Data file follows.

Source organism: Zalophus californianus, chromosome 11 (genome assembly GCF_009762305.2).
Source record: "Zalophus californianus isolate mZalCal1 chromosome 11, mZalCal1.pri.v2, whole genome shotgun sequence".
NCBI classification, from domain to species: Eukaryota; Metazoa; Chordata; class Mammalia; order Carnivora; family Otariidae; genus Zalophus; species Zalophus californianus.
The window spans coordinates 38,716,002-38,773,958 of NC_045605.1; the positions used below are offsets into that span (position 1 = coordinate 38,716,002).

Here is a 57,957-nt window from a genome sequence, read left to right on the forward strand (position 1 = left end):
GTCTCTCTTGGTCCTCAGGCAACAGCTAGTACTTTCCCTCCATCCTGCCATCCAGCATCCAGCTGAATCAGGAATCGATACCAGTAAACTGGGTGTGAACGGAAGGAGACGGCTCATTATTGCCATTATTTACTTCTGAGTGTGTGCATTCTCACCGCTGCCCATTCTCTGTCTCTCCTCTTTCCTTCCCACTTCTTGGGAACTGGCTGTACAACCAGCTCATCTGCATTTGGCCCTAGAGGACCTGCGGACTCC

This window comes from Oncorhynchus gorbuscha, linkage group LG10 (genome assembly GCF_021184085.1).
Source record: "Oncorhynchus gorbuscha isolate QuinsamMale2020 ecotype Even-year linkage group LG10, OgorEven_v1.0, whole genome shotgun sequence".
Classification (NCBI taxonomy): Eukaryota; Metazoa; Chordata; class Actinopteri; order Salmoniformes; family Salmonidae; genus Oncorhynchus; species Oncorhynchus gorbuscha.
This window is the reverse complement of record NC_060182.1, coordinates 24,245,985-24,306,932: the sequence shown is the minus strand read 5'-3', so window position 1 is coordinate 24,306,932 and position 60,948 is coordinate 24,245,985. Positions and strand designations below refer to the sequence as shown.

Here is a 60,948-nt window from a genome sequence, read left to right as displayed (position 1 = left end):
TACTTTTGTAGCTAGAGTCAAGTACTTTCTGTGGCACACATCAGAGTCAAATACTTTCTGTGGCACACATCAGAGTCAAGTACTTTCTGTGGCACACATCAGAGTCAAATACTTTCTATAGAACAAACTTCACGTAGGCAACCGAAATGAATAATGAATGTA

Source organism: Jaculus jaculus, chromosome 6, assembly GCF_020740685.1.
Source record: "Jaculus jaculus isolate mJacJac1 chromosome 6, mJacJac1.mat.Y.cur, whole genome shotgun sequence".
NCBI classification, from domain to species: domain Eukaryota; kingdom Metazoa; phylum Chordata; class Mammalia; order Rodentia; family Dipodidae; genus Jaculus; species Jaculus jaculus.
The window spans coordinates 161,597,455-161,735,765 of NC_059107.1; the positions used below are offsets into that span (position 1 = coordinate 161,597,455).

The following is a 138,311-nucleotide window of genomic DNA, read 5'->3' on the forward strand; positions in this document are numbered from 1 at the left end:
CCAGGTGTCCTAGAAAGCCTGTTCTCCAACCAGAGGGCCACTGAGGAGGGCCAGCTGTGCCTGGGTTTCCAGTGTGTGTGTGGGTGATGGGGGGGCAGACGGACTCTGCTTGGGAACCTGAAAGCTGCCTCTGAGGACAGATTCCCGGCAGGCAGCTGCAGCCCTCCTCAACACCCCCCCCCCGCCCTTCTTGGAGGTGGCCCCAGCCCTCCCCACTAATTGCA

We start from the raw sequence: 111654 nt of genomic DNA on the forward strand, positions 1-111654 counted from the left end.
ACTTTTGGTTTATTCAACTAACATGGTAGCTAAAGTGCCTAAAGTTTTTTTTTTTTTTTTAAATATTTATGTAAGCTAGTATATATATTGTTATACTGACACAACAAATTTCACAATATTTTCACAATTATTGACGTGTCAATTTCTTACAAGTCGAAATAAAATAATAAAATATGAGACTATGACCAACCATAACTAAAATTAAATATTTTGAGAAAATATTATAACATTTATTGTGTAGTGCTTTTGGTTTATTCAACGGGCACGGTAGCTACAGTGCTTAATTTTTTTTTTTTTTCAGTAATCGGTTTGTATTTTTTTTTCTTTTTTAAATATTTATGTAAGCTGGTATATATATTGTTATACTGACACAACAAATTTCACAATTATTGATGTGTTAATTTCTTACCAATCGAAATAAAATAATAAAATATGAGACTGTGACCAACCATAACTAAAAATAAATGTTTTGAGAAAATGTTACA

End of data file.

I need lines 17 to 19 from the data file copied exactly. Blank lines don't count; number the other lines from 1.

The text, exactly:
The following is a 138,311-nucleotide window of genomic DNA, read 5'->3' on the forward strand; positions in this document are numbered from 1 at the left end:
CCAGGTGTCCTAGAAAGCCTGTTCTCCAACCAGAGGGCCACTGAGGAGGGCCAGCTGTGCCTGGGTTTCCAGTGTGTGTGTGGGTGATGGGGGGGCAGACGGACTCTGCTTGGGAACCTGAAAGCTGCCTCTGAGGACAGATTCCCGGCAGGCAGCTGCAGCCCTCCTCAACACCCCCCCCCCGCCCTTCTTGGAGGTGGCCCCAGCCCTCCCCACTAATTGCA

We start from the raw sequence: 111654 nt of genomic DNA on the forward strand, positions 1-111654 counted from the left end.